ALMOST 25,000 people have signed up for the Dublin City Council bike scheme, meaning it is 100 times more popular than the Paris and Brussels equivalents.
The council is now planning an expansion of the scheme, due to be completed before the summer.
Four more stations will be provided across the city, and others near Heuston station and Grand Canal Dock are also being planned.
Dublin City Council received the bicycles free of charge as part of a controversial 'bikes for billboards' agreement.
Councillor Andrew Montague said the council could no longer meet the demand for bikes.
"We were expecting around 1,000 subscriptions by this stage, but the figure of 25,000 smashed that," he said. "Each of the subscribers are using the bikes six times more frequently than those who use the scheme in Brussels."
Montague also pointed out that Dublin had not had to deal with issues of theft or vandalism which other countries operating the system had been faced with.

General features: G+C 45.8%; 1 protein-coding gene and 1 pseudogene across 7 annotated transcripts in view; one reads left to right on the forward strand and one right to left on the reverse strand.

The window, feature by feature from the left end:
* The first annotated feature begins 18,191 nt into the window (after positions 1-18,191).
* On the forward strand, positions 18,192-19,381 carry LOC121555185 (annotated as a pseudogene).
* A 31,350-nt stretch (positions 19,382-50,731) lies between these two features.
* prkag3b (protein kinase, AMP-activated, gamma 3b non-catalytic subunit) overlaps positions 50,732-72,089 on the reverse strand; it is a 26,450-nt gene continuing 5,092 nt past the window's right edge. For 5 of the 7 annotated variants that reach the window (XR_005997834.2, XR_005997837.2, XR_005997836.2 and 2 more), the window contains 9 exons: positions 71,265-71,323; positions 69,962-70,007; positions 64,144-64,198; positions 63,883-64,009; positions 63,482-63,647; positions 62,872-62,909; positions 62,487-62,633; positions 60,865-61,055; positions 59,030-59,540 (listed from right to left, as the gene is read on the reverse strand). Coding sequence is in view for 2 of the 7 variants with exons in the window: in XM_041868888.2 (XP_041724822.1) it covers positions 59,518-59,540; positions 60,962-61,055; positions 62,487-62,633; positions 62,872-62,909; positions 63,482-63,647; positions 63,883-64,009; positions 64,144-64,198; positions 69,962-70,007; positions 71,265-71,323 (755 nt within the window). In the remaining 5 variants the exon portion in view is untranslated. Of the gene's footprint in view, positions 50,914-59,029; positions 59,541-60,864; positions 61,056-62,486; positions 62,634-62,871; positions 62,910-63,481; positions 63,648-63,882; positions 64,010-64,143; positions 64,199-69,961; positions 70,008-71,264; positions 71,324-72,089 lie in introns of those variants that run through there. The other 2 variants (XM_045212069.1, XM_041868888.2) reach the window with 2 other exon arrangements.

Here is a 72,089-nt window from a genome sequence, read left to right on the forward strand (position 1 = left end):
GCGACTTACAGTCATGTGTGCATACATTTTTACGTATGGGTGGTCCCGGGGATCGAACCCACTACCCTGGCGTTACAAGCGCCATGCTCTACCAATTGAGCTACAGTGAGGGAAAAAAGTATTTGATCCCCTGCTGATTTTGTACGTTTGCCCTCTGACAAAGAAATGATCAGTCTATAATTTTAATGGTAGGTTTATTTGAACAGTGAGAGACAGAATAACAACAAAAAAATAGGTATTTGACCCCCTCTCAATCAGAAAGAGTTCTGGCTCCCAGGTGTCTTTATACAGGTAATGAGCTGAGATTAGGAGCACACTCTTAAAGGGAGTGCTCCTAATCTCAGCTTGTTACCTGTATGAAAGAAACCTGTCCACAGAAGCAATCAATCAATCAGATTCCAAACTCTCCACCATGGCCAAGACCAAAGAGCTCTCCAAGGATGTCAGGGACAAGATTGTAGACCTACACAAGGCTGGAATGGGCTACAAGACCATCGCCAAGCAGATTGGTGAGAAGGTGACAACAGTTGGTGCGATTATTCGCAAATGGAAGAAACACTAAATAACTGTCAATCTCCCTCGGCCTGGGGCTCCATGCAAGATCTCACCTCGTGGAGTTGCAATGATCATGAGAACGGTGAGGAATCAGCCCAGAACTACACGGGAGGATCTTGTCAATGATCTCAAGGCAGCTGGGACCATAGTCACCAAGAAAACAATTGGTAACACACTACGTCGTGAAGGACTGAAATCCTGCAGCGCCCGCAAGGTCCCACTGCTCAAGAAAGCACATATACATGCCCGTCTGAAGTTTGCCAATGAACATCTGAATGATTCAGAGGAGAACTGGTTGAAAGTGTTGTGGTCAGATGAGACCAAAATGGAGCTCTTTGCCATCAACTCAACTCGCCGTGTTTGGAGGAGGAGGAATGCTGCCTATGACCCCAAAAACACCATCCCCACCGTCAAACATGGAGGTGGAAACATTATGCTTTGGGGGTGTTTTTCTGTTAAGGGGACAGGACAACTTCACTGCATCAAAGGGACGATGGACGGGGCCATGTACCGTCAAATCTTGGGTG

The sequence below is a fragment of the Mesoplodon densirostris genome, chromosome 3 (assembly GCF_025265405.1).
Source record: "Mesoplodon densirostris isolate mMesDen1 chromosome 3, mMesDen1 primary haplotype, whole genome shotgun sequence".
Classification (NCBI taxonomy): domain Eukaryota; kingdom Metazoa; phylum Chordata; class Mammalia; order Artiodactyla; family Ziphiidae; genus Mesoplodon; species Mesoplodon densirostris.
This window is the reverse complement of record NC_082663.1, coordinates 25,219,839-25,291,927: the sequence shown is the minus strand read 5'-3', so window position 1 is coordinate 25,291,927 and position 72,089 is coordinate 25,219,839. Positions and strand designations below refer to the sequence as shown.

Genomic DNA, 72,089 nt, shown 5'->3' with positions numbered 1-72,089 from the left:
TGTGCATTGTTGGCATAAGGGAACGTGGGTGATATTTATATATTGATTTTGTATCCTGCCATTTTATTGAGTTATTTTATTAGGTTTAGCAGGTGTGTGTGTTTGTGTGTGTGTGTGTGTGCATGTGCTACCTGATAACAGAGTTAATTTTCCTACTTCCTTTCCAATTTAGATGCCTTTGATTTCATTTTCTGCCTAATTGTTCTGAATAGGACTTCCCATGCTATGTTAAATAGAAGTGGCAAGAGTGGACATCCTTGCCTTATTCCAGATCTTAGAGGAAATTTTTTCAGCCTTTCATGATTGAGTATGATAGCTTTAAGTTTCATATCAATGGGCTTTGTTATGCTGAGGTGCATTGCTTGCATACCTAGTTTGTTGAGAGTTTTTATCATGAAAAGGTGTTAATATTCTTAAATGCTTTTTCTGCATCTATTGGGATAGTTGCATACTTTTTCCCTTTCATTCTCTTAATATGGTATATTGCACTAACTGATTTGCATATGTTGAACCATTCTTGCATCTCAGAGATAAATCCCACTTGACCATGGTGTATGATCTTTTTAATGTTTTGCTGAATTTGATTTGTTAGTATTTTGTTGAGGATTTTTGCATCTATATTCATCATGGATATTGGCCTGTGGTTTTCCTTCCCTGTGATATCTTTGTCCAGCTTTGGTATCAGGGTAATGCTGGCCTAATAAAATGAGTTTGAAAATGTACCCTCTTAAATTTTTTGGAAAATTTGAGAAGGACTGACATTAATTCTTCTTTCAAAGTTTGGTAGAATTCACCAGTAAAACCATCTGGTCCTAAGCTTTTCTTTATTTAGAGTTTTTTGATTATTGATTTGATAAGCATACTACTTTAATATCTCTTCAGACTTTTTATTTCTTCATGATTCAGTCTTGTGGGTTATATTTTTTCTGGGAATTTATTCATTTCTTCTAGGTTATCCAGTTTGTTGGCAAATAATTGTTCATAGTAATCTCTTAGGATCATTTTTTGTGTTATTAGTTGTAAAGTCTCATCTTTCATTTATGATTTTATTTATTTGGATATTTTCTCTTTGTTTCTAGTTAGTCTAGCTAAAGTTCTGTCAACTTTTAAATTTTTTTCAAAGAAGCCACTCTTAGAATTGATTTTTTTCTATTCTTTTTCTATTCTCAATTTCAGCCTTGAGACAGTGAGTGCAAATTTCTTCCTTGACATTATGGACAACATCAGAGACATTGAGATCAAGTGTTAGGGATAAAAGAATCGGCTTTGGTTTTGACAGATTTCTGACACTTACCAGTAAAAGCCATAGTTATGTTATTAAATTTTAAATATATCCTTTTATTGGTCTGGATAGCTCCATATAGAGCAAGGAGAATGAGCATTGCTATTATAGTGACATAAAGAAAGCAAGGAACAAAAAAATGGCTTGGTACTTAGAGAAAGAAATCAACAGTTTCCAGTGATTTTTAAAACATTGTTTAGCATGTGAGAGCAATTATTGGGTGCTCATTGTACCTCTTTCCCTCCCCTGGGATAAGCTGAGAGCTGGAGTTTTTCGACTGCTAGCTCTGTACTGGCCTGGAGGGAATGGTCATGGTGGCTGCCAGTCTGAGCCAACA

"We picked our stations very carefully, and spent a long time with JCDecaux going through all the details. It took us longer to get off the ground, which we got a fair bit of criticism for, but it has worked out very well."
There are currently 800 bike stands at 40 stations, and initial expansion plans will see numbers increased to 1,100 bikes at 44 stations.
Figures have also shown that 96% of journeys taken incur no charge, being within the allocated timeframe before the council charges a fee of 50c per hour.
Since the scheme was introduced last September, there have been a total of 281,430 journeys on the bikes.
"Obviously this is not a huge earner for the council; it isn't exactly bringing in a lot of revenue, but that was never really the point," said Montague.
According to a spokesman for the city council: "Dublin Bikes has been a huge success. This is evident in the number of people joining the scheme and the fact that people have been very civic minded in using the scheme.
"Dublin City Council and JCDecaux put a lot of work into getting a system that would work in Dublin and designing a system that people would respond positively to. We're very pleased with how things have worked out so far."